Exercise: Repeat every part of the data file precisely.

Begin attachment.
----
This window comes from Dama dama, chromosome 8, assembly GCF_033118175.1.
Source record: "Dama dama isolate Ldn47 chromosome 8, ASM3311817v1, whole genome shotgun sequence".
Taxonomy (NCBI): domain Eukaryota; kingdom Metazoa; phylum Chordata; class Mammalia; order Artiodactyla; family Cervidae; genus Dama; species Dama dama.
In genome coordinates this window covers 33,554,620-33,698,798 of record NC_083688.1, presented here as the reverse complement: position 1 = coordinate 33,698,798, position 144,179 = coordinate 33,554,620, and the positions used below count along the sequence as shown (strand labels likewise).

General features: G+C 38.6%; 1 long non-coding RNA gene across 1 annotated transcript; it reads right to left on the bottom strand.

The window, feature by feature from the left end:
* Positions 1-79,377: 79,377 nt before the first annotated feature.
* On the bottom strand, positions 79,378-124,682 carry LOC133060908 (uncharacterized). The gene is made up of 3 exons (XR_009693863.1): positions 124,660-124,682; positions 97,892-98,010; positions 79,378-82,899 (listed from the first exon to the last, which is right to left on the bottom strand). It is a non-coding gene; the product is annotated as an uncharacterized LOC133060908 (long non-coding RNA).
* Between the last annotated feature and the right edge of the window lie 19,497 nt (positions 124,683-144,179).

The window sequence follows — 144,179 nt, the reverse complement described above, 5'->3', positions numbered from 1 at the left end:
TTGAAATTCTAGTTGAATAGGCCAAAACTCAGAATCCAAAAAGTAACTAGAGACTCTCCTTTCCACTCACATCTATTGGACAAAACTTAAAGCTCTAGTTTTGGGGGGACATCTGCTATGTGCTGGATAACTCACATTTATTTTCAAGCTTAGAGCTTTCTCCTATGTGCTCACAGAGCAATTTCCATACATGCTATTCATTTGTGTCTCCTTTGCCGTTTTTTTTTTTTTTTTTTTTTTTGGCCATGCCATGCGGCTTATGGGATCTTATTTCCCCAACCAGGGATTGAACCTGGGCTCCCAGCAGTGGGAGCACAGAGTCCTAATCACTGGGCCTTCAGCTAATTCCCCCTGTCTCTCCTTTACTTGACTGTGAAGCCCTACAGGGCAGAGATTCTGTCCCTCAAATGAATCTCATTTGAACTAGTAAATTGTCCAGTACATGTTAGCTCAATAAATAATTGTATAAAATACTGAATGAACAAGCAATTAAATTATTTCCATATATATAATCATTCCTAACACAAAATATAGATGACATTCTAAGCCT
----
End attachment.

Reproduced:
This window comes from Dama dama, chromosome 8, assembly GCF_033118175.1.
Source record: "Dama dama isolate Ldn47 chromosome 8, ASM3311817v1, whole genome shotgun sequence".
Taxonomy (NCBI): domain Eukaryota; kingdom Metazoa; phylum Chordata; class Mammalia; order Artiodactyla; family Cervidae; genus Dama; species Dama dama.
In genome coordinates this window covers 33,554,620-33,698,798 of record NC_083688.1, presented here as the reverse complement: position 1 = coordinate 33,698,798, position 144,179 = coordinate 33,554,620, and the positions used below count along the sequence as shown (strand labels likewise).

General features: G+C 38.6%; 1 long non-coding RNA gene across 1 annotated transcript; it reads right to left on the bottom strand.

The window, feature by feature from the left end:
* Positions 1-79,377: 79,377 nt before the first annotated feature.
* On the bottom strand, positions 79,378-124,682 carry LOC133060908 (uncharacterized). The gene is made up of 3 exons (XR_009693863.1): positions 124,660-124,682; positions 97,892-98,010; positions 79,378-82,899 (listed from the first exon to the last, which is right to left on the bottom strand). It is a non-coding gene; the product is annotated as an uncharacterized LOC133060908 (long non-coding RNA).
* Between the last annotated feature and the right edge of the window lie 19,497 nt (positions 124,683-144,179).

The window sequence follows — 144,179 nt, the reverse complement described above, 5'->3', positions numbered from 1 at the left end:
TTGAAATTCTAGTTGAATAGGCCAAAACTCAGAATCCAAAAAGTAACTAGAGACTCTCCTTTCCACTCACATCTATTGGACAAAACTTAAAGCTCTAGTTTTGGGGGGACATCTGCTATGTGCTGGATAACTCACATTTATTTTCAAGCTTAGAGCTTTCTCCTATGTGCTCACAGAGCAATTTCCATACATGCTATTCATTTGTGTCTCCTTTGCCGTTTTTTTTTTTTTTTTTTTTTTTGGCCATGCCATGCGGCTTATGGGATCTTATTTCCCCAACCAGGGATTGAACCTGGGCTCCCAGCAGTGGGAGCACAGAGTCCTAATCACTGGGCCTTCAGCTAATTCCCCCTGTCTCTCCTTTACTTGACTGTGAAGCCCTACAGGGCAGAGATTCTGTCCCTCAAATGAATCTCATTTGAACTAGTAAATTGTCCAGTACATGTTAGCTCAATAAATAATTGTATAAAATACTGAATGAACAAGCAATTAAATTATTTCCATATATATAATCATTCCTAACACAAAATATAGATGACATTCTAAGCCT